Today’s column is written by Julia Amorim, CEO at MediaNet.
When you’re negotiating your mortgage, you want some flexibility from the bank. When you’re practicing yoga, you need flexibility in your limbs.
And when you’re trying to be successful with digital advertising, flexibility is essential – not just in the kind of ads you create or run, but in how you adapt to new standards, such as the IAB’s latest Ad Portfolio.
This past summer, the IAB’s Tech Lab released the final version of LEAN ad formats, an acronym for ads that are lightweight, encrypted, AdChoices-supported and noninvasive. The ad formats were also developed with consideration for emerging environments, such as augmented reality, virtual reality and 360-degree video.
Many noted the flexibility of the aspect ratios, while others praised the requirements for putting consumers first, discouraging “irresponsible advertisers” and demonstrating a winning approach to user experience design.
There’s one aspect of the story, however, that probably won’t get nearly as much attention as the launch: how the new Ad Portfolio is used in practice.
Looking Back At ‘Rising Stars’
Five years ago, there was almost the same amount of attention and interest given to the IAB’s “Rising Stars,” six formats for interactive banners aimed at driving more ad spending from brands. A year later, however, a study showed only 31% of marketers had heard of Rising Stars.
“Advertisers are waiting for the units to achieve scale before they invest, whereas publishers are waiting for the ads to attract demand before they tweak their site designs to accommodate them,” AdWeek reported.
This chicken-and-egg dilemma is common with any change to industry standards, and it will almost certainly be true of the latest IAB Ad Portfolio. In the short term, for instance, limited supply and uncertain demand could mean more budget is allocated toward publishers’ direct campaigns until the dust settles.
This isn’t a knock against the work the IAB has done, which was based on a thoughtful consultation process. The industry simply needs to be just as thoughtful in how it identifies some of the potential barriers to adoption and questions that need to be answered.
Let’s get that process started as early as possible. These are just a few of the discussion points that come to mind:
1. How do we take the mystery out of ad rendering?
When an ad gets scaled down or up by the publisher, it poses some obvious implications for the experience the creative was designed to deliver. Much like native ads, which can be so innovative they risk feeling inconsistent in terms of execution, the ads from the IAB need to offer flexibility without creating too much uncertainty from the marketer’s perspective.
2. How should expectations around creative production be managed?
The flexibility of the IAB Ad Portfolio opens up a world of possibilities in terms of sizing, which also means many potential new requirements for testing and optimizing.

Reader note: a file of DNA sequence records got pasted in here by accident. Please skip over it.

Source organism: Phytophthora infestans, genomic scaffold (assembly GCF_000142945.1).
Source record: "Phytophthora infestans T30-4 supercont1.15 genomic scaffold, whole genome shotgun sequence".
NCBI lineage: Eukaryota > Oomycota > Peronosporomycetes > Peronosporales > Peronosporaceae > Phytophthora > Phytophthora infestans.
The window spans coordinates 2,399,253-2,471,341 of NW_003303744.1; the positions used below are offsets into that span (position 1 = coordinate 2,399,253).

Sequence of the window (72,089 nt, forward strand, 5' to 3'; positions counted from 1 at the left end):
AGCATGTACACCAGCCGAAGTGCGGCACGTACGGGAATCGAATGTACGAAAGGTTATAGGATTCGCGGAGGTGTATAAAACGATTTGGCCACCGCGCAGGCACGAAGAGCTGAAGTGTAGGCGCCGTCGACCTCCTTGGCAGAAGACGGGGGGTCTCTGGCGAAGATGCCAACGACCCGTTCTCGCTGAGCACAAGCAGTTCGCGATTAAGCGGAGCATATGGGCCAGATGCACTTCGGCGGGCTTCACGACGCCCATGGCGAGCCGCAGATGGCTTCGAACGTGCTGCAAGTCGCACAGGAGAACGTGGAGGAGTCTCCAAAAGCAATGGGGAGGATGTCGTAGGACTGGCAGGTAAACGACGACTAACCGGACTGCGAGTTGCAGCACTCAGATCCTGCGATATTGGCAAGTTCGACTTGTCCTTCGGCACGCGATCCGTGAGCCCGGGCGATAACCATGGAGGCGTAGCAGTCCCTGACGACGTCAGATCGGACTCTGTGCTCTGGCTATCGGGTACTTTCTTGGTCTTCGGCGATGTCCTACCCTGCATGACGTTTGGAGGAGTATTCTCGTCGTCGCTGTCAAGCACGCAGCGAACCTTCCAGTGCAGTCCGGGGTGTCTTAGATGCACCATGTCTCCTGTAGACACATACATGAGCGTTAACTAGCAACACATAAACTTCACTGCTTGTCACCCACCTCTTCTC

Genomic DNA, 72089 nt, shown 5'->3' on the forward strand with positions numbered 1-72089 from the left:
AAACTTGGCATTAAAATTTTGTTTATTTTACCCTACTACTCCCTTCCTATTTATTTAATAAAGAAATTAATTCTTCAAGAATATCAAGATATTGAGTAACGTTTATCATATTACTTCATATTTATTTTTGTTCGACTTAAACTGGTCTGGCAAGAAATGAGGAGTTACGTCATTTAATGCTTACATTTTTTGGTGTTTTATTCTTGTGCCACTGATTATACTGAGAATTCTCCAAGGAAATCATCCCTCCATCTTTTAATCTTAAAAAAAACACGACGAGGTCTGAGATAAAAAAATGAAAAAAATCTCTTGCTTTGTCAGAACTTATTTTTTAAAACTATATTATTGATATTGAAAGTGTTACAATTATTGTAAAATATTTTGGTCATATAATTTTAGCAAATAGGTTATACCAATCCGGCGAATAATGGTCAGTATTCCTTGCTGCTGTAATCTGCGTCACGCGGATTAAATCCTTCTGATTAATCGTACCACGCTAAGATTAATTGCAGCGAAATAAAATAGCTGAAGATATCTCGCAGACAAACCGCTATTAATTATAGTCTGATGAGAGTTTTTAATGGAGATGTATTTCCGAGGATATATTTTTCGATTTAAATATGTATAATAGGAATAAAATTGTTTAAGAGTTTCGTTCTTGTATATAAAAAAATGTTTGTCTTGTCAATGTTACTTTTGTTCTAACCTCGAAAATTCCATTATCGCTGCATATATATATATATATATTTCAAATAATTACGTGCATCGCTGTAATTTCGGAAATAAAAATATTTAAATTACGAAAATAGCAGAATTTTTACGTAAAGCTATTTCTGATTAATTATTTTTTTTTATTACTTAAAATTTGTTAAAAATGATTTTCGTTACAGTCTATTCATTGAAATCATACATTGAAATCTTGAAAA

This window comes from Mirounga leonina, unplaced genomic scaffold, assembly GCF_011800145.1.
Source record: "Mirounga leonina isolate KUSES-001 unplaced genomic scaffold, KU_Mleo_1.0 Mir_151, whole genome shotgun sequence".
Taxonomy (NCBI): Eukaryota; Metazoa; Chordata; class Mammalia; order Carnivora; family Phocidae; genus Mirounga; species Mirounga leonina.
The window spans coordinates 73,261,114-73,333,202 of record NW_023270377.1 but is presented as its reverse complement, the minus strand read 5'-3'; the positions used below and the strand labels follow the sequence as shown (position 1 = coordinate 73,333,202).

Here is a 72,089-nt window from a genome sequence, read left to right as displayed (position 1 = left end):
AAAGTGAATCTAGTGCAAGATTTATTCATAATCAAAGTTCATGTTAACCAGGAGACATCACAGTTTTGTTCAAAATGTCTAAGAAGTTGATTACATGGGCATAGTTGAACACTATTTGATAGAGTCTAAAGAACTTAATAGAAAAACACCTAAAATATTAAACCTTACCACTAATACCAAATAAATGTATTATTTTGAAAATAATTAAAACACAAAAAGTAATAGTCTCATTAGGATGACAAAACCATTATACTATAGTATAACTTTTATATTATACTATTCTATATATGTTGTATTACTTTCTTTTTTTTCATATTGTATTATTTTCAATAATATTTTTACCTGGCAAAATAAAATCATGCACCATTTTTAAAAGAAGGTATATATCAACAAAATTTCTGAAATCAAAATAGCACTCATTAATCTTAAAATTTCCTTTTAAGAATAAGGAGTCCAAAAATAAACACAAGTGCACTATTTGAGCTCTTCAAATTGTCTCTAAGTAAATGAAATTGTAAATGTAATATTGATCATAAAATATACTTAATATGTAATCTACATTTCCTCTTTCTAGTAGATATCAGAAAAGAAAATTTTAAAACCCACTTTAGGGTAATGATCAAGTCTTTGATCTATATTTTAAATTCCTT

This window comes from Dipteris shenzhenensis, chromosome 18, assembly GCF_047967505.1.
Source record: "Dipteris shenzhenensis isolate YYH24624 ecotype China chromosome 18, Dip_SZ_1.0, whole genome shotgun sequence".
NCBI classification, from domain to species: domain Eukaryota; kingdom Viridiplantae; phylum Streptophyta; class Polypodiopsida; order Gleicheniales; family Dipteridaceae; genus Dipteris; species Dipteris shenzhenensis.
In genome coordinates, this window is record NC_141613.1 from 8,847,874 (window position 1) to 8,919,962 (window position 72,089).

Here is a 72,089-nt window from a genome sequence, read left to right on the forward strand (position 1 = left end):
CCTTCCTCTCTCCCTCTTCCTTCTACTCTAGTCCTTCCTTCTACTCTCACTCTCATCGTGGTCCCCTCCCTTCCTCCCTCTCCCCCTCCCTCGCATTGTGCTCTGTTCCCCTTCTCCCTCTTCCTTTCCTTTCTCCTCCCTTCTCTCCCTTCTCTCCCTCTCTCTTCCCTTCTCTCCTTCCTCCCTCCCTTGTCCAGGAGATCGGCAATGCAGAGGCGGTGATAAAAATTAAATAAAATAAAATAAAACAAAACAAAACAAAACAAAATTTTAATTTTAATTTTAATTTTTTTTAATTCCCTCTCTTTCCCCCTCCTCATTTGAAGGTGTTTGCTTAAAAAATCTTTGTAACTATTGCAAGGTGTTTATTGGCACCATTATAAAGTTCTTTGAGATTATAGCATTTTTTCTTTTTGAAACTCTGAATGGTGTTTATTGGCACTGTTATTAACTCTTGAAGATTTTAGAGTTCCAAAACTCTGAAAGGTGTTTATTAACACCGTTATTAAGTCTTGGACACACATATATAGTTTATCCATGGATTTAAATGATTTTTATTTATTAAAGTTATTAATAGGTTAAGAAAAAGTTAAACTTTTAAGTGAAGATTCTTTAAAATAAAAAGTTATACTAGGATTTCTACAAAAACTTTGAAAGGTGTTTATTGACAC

Leading marketers, for example, demand not only outstanding creativity but an extraordinary attention to detail. This has never been more important than in today’s multiscreen world of smartphones, wearables and traditional laptops and PCs. Yes, there are templates and machine-generated ways to produce ads, but if we are really putting user experience at the forefront, more customization – and possibly complexity – is inevitable.
Marketers and agencies will want to ensure they put aside the appropriate time to preview, iterate and optimize to ensure creative meets brand guidelines in addition to the IAB’s standards.
3. What will it mean when we have “one ratio to rule them all”?
The work the IAB has done will undoubtedly move the ad industry forward with better formats, design and ad experiences. The launch of these flex ads, though, marks a significant change. We need to keep the conversation going as we all begin to stretch ourselves a little further.
Take pricing, for example. There needs to be a value put against the ability for a particular ad to drive engagement and interaction, both of which are influenced by the viewability of the work. The process of allocating the right budget dollars will be more nuanced as flex ads come to the fore.
Discoverability is another issue to consider. If brands and their partners embrace this portfolio to create new inventory, how will we ensure it gets seen widely, and by the right consumers?
There are lessons to be learned from Rising Stars: “No more unwanted sound. Less autoplay. And say goodbye to expanding ads.”
Instead, the new Ad Portfolio makes the consumer experience the No. 1 priority. This is a priority marketers and their agencies share.
So, let’s aim for maximum transparency in technical details and marketing best practices. Let’s not manage change in silos but as a community. Let’s keep an open dialogue between the IAB, its members and other industry stakeholders to overcome any obstacles earlier and drive higher adoption and, most importantly, better results.